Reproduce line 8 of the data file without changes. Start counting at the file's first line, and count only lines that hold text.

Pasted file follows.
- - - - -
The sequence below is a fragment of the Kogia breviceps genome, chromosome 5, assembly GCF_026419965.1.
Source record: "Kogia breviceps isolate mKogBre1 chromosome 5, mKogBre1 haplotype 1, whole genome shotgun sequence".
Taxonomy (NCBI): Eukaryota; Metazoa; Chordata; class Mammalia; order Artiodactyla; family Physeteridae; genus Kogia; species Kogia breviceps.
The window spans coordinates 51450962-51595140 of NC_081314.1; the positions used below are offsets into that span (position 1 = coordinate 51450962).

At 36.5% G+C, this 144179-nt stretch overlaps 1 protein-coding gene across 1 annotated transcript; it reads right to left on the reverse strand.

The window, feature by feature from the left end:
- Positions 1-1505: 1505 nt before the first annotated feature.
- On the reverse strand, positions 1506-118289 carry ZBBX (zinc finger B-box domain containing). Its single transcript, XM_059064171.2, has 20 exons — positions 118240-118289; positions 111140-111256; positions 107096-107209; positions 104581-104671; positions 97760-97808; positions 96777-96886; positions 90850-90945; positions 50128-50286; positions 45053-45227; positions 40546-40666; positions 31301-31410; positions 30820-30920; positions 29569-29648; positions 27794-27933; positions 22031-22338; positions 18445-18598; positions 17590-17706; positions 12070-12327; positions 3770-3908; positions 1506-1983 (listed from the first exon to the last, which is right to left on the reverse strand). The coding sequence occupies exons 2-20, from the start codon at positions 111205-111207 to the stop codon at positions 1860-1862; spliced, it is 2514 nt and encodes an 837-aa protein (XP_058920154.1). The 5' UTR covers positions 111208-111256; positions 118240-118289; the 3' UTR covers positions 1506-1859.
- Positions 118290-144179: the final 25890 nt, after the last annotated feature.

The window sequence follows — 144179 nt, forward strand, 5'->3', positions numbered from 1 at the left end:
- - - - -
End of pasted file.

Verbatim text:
- On the reverse strand, positions 1506-118289 carry ZBBX (zinc finger B-box domain containing). Its single transcript, XM_059064171.2, has 20 exons — positions 118240-118289; positions 111140-111256; positions 107096-107209; positions 104581-104671; positions 97760-97808; positions 96777-96886; positions 90850-90945; positions 50128-50286; positions 45053-45227; positions 40546-40666; positions 31301-31410; positions 30820-30920; positions 29569-29648; positions 27794-27933; positions 22031-22338; positions 18445-18598; positions 17590-17706; positions 12070-12327; positions 3770-3908; positions 1506-1983 (listed from the first exon to the last, which is right to left on the reverse strand). The coding sequence occupies exons 2-20, from the start codon at positions 111205-111207 to the stop codon at positions 1860-1862; spliced, it is 2514 nt and encodes an 837-aa protein (XP_058920154.1). The 5' UTR covers positions 111208-111256; positions 118240-118289; the 3' UTR covers positions 1506-1859.